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  • Outcomes and Complications in Patients with Controlled Diabetes undergoing Cervical Spine Surgery

    Final Number:

    Branko Skovrlj MD; Javier Zabdi Guzman; Andrew Hecht; Sheeraz Qureshi; Samuel K Cho

    Study Design:

    Subject Category:

    Meeting: Congress of Neurological Surgeons 2014 Annual Meeting

    Introduction: DM is a highly prevalent systemic disease that has been shown to increase morbidity and mortality after spine surgery. A few studies have demonstrated negative effects on DM patients who undergo cervical spine procedures, but whether controlled DM influences surgical outcome is still unknown.

    Methods: The National Inpatient Sample was queried from 2002 to 2011. Patients who underwent cervical spine surgery for degenerative conditions were identified using the ICD-9-CM codes. Multivariable analysis was done to see if controlled diabetes was an independent risk factor for inpatient mortality

    Results: A total of 213,345 patients with controlled DM underwent cervical spine surgery from 2002-2011. Patients with controlled DM were more likely to be older (59.5vs. 52.4 years for no DM, p < .0001) and of male gender (54.3% vs 48.8%, p< .0001). There was a significant increase in the prevalence of postoperative cardiac (0.64% vs. .4%, p < .0001), respiratory (.7% vs. .4%, p < .0001) and genitourinary (.6% vs. .4%, p <. 0001) complications in controlled DM patients. Also, significantly higher prevalence of deep venous thrombosis (2.3-fold), pulmonary embolism (1.7-fold), postoperative infection (1.8-fold) and acute postoperative hemorrhagic anemia (1.2-fold) were observed. Mean LOS was extended by approximately one day (3.2 days vs. 2.3 days, p < .0001) and hospital costs increased by approximately 17.4% ($16,622 for controlled DMvs. $14,162 for no DM, p < .0001). Mortality rate was higher as well (0.32% for controlled DM vs. 0.17% with no DM, p < .0001).When controlling for age, race, gender, insurance, procedure types and hospital characteristics (e.g. bed size, location, teaching vs. nonteaching) in multivariable analysis, controlled DM, however, was not found to significantly increase the likelihood of inpatient mortality (odds ratio=1.12, 95% confidence interval=.9-1.37, p = 0.377).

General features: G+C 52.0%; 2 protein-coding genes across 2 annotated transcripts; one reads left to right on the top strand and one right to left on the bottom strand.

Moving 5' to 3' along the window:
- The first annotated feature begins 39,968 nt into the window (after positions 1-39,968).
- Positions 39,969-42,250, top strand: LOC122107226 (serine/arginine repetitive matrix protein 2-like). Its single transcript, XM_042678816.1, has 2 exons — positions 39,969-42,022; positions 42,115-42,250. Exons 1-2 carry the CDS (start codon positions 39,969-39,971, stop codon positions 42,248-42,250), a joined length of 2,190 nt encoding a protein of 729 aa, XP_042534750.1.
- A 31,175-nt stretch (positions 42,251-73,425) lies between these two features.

Conclusions: Patients undergoing degenerative cervical spine procedures with controlled DM had significantly increased rates of major acute perioperative complications. Controlled DM was found to significantly increase costs and LOS. Additionally, there was a 1.9-fold increase in mortality rates in those patients with controlled DM when compared to non-diabetic population.

    Patient Care: Awareness of DM in spine surgery and outcomes

    Learning Objectives: Identify DM as a risk factor for complications in cervical spine surgery


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